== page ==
As the surprise outcome of the election wears off, the coalition government’s agenda comes under focus. The first ‘100 days’ report card, which rose to prominence during the action-packed tenure of US President Franklin D. Roosevelt in 1933, will be the first milestone for the NDA administration.

A big shift in the government’s priorities post the poll results is unlikely, even as we expect more emphasis on an inclusive growth agenda and deeper support for the agrarian sector.

Continuity: The core Cabinet team was kept unchanged, which signalled the status quo on the broader policy direction by introducing certainty and consistency on the decision-making front.

This was followed by plans to transfer the 17th installment of the PM-Kisan fund, likely pending due to the model code of conduct, which will amount to ₹200 billion (0.1 per cent of GDP) to 93 million farmers. Subsequently, the Cabinet also approved government assistance for the construction of 30 million houses under the PMAY programme, with two-thirds to be built under the rural component.

Consistency: The gross fixed capital formation ratio to GDP has risen to north of 31 per cent in FY24 but is still below the FY12 peak.

A large part of the increase in capital expenditure by direct government and non-corporate private (households) has been concentrated in construction (of infrastructure projects) and real estate, reflected in ‘dwellings and structures’ under the GDP series, with higher private corporate participation expected to provide a boost to ‘machinery and equipment’.

Further tweaks to the PLI scheme and other incentives to better target the intended sectors, expand to a few ancillary segments, and ease disbursements are also likely to be under consideration. Subsidy allocations are likely to stay at similar levels as the interim budget. The revenue windfall from strong tax collections and RBI surplus transfer provides ample fiscal flexibility to not only target a small improvement in the FY25 deficit target but also accommodate additional stimulus measures.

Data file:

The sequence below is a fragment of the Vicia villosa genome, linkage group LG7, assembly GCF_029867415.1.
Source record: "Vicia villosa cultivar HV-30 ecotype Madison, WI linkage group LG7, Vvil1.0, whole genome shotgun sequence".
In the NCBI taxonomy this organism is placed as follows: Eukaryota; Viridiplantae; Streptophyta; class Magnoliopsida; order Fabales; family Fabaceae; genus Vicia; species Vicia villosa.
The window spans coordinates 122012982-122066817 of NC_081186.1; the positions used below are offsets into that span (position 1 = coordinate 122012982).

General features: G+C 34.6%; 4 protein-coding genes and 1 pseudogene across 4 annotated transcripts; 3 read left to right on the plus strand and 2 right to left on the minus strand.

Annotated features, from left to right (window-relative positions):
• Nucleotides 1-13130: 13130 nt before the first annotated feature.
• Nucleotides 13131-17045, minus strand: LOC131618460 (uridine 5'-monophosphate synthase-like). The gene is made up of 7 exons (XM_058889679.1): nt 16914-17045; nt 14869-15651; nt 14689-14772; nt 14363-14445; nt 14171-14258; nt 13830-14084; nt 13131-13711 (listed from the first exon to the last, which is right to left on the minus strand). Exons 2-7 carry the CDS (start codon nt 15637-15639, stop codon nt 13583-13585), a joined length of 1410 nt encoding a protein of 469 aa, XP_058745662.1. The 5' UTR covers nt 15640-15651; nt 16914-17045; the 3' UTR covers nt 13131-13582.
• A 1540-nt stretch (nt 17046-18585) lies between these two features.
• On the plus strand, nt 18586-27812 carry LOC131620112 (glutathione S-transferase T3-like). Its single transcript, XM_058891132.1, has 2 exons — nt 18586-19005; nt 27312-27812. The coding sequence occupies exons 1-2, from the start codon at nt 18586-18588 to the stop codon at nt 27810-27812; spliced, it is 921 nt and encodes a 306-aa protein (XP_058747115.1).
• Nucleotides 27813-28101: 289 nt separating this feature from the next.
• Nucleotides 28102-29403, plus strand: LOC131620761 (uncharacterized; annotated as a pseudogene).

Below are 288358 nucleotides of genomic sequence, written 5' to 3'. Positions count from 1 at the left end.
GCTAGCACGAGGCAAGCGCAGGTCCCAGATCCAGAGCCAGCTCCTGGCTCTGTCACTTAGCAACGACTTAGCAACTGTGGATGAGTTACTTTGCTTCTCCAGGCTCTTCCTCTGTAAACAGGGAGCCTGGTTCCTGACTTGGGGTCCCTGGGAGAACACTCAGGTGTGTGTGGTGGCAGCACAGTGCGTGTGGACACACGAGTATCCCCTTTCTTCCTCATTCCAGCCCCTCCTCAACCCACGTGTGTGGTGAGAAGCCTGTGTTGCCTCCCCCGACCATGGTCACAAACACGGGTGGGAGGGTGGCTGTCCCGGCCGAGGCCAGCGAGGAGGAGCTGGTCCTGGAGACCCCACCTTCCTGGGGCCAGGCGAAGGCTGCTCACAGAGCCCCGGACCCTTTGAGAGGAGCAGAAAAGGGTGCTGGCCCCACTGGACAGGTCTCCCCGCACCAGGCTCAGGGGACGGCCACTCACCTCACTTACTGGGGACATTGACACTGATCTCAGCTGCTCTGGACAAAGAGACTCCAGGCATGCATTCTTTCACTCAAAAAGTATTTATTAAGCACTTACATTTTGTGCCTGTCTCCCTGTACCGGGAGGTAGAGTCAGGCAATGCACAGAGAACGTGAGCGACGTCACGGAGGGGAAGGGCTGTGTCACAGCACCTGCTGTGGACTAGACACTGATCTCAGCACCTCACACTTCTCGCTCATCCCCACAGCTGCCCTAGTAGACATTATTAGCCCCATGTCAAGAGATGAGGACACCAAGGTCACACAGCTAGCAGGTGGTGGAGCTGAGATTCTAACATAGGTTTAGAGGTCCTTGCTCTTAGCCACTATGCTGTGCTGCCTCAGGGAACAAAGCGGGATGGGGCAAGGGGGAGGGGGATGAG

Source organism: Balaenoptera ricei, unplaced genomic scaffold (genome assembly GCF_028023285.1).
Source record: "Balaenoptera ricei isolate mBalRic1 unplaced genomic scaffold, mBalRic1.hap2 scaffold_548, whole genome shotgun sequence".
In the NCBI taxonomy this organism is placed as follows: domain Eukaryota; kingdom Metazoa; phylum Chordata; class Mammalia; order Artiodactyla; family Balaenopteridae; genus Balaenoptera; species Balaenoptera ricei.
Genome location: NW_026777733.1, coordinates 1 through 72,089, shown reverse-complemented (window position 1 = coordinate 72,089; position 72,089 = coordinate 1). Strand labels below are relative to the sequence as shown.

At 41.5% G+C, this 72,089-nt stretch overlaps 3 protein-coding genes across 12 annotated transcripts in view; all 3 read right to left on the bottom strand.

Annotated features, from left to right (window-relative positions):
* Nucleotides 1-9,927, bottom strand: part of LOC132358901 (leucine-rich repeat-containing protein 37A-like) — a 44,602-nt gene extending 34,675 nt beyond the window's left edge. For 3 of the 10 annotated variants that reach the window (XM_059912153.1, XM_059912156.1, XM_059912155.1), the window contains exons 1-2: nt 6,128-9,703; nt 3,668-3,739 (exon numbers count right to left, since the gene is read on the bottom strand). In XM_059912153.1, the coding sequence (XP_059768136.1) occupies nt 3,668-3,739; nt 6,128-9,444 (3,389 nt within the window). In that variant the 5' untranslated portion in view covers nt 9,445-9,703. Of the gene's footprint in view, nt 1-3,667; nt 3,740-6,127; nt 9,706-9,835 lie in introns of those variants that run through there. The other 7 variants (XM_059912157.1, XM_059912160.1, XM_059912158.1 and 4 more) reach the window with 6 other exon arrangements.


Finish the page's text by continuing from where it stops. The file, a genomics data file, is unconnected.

Cost of living: Post-poll surveys signalled the need to address food inflation, job creation, and farm sector stress. After a record heatwave, the south-west monsoon has started with a 20 per cent deficit, posing a headwind for the agrarian sector, after farm output GVA growth averaged a weak 0.7 per cent yoy in FY24.

Direct support for farmers via inputs, including fertilisers, and a 5-10 per cent increase in MSPs for kharif crops, including rice and pulses, might be considered. Concurrently, to contain spillover impact on food prices, reports suggested that the government plans to add 16 new commodities to its price monitoring list, increasing the total to 38.

Income tax cuts for certain categories (for instance, on incomes over ₹15 lakh) might also be on the cards to boost disposable incomes.

Rating agency S&P recently upgraded the economy’s sovereign rating outlook, opening the door to a potential upgrade within the next two years.

With the large combined fiscal deficit and debt levels being highlighted as the drags on the sovereign, we expect fiscal consolidation to be demonstrated by lowering deficits to below 4.5 per cent of GDP next year.

This is likely to be accompanied by a gradual moderation in the path of the debt levels towards 80-81 per cent of GDP over the next five years. These incremental steps are focused on achieving bigger goals, such as meeting the government’s centennial goal of ‘Viksit Bharat’ plans by 2047 to rise from an emerging economy to developed status.

The writer is Executive Director and Senior Economist, DBS Bank.